• Prana Current Yield Fund I sold the last of its buildings in the first half of 2017. The annualized return to investors over the life of the fund was 27.7% (significantly beyond our expectations). (Note: the annualized return for any specific investor can vary slightly based on when they entered the fund.)
  • Prana Current Yield Fund II sold three buildings during 2016 (out of a portfolio of 11 buildings). They have now sold four buildings since the fund’s inception at an average annualized return to investors of 31% (the lowest single building return was 24%). The building returns along with income distributions resulted in an investor return for 2016 of 28.3%. The fund also made distributions of capital in 2016 from the building sales. As of early this year, the fund’s largest holding is in contract to sell at a sizable profit and is expected to close shortly. Prana expects to sell the fund’s remaining properties over the next two years. So far returns have significantly exceeded our initial expectations, and we believe that is likely to continue. We believe the remaining buildings in the portfolio have material imbedded gains.
  • Prana Current Yield Fund III is now fully invested, mostly in Bronx properties. The building portfolio includes a group of troubled/grossly mismanaged properties the fund bought from an institutional investor at a very attractive average multiple (the price Prana paid relative to the rent roll). The attractive price bodes well for the fund’s ultimate returns. Prana has fixed the management problems and expects to begin selling some properties this year. The cash yield on the fund was 8% in 2016. The average rent increase through the end of last year on the fund’s properties was 8% (most of the properties were purchased in 2015). Though we don’t believe this fund will generate returns as high as Current Yield Funds I and II, we believe it is well positioned and could capture a return in the mid-teens.
  • Prana Current Yield Fund IV is still in its acquisition phase. It owned 10 properties in the Bronx and Los Angeles at the end of 2016, and management expects to complete its acquisitions in the first half of 2017, including one Manhattan building. The fund is paying a 4% cash yield, and it should grow over time. Prices on building purchases have moved higher (though borrowing rates remain low), and for this reason we expect this fund to deliver a lower return than prior Current Yield funds. Nevertheless, we believe the fund will likely deliver a low double-digit return that will compete well with most financial assets.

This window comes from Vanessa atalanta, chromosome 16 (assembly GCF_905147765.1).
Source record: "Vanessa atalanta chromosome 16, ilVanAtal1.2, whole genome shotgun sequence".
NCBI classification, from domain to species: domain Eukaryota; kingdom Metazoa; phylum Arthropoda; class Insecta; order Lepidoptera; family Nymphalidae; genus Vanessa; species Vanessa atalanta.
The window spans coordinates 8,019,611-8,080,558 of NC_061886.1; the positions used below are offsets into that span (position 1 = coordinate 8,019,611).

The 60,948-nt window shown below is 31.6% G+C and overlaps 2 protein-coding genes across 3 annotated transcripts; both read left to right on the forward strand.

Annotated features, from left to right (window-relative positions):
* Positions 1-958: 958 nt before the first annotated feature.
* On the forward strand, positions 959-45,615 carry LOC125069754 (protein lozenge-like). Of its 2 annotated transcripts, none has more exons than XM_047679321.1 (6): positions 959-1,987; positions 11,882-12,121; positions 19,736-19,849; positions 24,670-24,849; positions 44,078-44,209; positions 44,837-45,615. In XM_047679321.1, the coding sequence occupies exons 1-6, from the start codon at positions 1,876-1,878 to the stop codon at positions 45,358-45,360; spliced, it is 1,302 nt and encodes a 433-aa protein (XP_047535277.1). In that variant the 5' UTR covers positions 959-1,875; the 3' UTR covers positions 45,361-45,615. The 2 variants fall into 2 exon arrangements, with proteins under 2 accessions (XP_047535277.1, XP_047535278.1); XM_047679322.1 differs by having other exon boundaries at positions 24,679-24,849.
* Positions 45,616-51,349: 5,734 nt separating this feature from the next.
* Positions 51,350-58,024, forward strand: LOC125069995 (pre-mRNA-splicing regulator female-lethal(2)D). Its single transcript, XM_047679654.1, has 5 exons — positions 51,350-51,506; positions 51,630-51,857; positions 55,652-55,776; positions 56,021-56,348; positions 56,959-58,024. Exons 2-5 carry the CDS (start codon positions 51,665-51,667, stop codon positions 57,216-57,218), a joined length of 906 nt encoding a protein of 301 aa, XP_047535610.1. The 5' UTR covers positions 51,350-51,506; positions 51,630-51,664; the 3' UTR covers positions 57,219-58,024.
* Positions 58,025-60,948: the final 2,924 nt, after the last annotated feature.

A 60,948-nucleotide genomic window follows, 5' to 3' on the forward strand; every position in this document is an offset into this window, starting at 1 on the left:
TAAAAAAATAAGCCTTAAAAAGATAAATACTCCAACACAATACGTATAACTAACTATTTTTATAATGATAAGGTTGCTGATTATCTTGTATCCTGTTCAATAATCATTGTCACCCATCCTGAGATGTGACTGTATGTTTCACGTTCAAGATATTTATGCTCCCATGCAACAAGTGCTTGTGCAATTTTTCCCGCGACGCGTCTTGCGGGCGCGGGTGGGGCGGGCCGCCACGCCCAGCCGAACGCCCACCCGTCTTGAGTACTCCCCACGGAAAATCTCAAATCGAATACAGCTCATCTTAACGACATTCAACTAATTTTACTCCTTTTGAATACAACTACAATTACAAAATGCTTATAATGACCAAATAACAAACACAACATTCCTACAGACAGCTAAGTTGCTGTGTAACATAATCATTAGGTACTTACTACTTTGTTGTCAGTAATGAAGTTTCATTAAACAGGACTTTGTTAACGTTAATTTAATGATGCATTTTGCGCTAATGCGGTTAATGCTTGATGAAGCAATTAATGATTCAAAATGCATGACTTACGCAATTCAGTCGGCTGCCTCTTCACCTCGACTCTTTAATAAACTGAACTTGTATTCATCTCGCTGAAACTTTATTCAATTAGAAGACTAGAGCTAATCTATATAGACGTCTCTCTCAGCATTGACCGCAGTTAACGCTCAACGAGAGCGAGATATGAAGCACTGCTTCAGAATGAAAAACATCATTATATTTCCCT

• (Prana) City Finance Company notes made their 9% interest payments. These notes have never missed a payment and are expected to mature over the next year. Prana is unlikely to issue more notes.

Prana Current Yield Fund V is a new fund launched this month.

Equity Resource Investments (ERI)

ERI is a deep-value, often activist, real estate investment firm that has been around for over 30 years. Unlike Prana, they are not a real estate operator. ERI leverages their extensive industry network built over 30 years to pursue significantly undervalued real estate opportunities in inefficient and specialized segments of the real estate market.

  • They often seek out broken and dysfunctional ownership structures where their ability to help fix the problems can lead to outsized returns.
  • They are willing to look at niche markets and smaller deals where bigger players are less active.
  • They are a partnering organization. Their ability to contribute capital (alongside the deal sponsor), their high-level problem-solving skills, their speedy decision-making, and their deep network allow them to partner with skilled real estate operators, often participating in back-end and other deal-related fees in addition to the direct real estate returns. Many of their investments are partnering opportunities.

ERI funds are well diversified geographically and in terms of number of properties. They mostly focus on multifamily real estate (55% to 70% of most funds) but also tend to have investments in most other types of real estate. We believe that their investment approach is unique. It incorporates factors that mitigate risk and enhance return by (1) applying demanding criteria that include bargain pricing and 20% gross hurdle-rate returns based on conservative assumptions, (2) seeking out and negotiating joint venture deal structures that give their funds preferential returns and multiple sources of return, and (3) focusing on opportunities to add value, often in niche markets and/or complex situations that are a deterrent to other investors.

Over its long history, almost all completed or nearly completed ERI funds have generated annualized returns in excess of 20%. Their worst return is likely to be in a fund that invested just before the financial crisis. This fund is still in progress and looks likely to deliver a return of just over 10%.